• Trust is the key.

Autonomy means a lot more than simply growing up. It’s also having the self-confidence to do, and to try, certain things, which fosters & develops your child’s independence, and it also means developing the ability to think and act for themselves. By becoming autonomous, and therefore becoming more detached from you as parents, your child develops their self-esteem and self-confidence.

By helping your little one develop their autonomy, you are showing them that you trust them, and that you are proud of their accomplishments. It also means letting them exercise their freedom while protecting – but not overprotecting – them. Parents often tend to do things for their children in order to help them, to hurry things up, or because they are under the misconception that their child will not be able to accomplish the activity by themselves. How many times have you tied your child’s shoelaces or hung up their coat in the cupboard, put on their wellies without asking your child to do it? The most common reason given by parents is that it makes life quicker and easier! It certainly does, but by doing everything yourself for them, you are not encouraging your child to take the initiative, to help empower them, or allowing them to show their independence. And most of all, you are discouraging them from trying little challenges that they could most likely handle.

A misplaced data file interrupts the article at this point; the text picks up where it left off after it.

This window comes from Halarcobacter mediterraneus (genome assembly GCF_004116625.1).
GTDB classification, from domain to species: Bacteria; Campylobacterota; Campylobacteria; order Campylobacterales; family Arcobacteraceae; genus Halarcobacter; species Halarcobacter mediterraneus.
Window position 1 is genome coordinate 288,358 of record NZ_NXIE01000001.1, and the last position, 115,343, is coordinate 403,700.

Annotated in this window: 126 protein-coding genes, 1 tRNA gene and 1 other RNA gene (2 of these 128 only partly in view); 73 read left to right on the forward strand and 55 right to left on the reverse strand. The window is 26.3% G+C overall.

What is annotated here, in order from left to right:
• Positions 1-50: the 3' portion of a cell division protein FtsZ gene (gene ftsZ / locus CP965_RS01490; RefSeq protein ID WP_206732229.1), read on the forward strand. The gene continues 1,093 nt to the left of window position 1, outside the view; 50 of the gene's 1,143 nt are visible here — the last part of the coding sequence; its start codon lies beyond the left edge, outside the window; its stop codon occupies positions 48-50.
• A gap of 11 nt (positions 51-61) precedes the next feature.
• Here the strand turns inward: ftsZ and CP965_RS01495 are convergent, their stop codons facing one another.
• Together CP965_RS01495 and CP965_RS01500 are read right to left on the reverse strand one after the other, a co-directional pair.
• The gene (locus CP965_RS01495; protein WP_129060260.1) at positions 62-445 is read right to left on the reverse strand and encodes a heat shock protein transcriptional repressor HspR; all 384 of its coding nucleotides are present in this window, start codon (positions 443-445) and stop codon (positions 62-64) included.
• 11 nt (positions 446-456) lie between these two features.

• You can do this by yourself!”

Try using this little phrase instead of doing everything for your child.

This key phrase can be very useful for moments such as: “Mummy, can you draw me a monster? “Daddy, can you open this for me please?” The idea is not to abandon your child to their activity but to show them that they are capable of doing certain things without your help while still knowing you are close and nearby if they get stuck. It’s about empowering your child, not rescuing them.

  • Relax!

S-L-O-W down! Don’t worry about spills and mess. Learn to stay calm and allow your child to make their own mistakes – it adds to their autonomy experiences.

  • Love a challenge!

Every day, try to give your child a small challenge in order to stimulate their desire to try something new and to come gently out of their comfort zone. ‘Talk & Teach’ your child to enjoy challenging themselves a little every day.

  • Encourage their ideas

Try not to interrupt your child’s creative drive or to systematically put down their ideas – that makes them reluctant to take the initiative. Encourage your child to take small risks, to try new things or to change strategies. You are their guide to their attitude and their success. Remember mistakes should also be perceived as life lessons or as new challenges to overcome, not long term failures.

  • Teach your child to take responsibility!

Start young! Even though your child is small, it doesn’t mean that that they can’t take responsibility for specific little activities such as: feeding your dog, picking up the letters that drop onto the mat, or laying the table. You may consider these actions as chores, but your child will see them as a privilege and a sign of trust and confidence in them.

  • Things to Avoid.

Certain attitudes can be detrimental to your child’s sense of autonomy:

  • Overprotecting your child.
  • Constantly repeating instructions.
  • Constantly supervising your child’s activities.
  • Having difficulty letting your child work in their own way.
  • Solving problems between your children constantly.
  • Worrying when your child is away from you.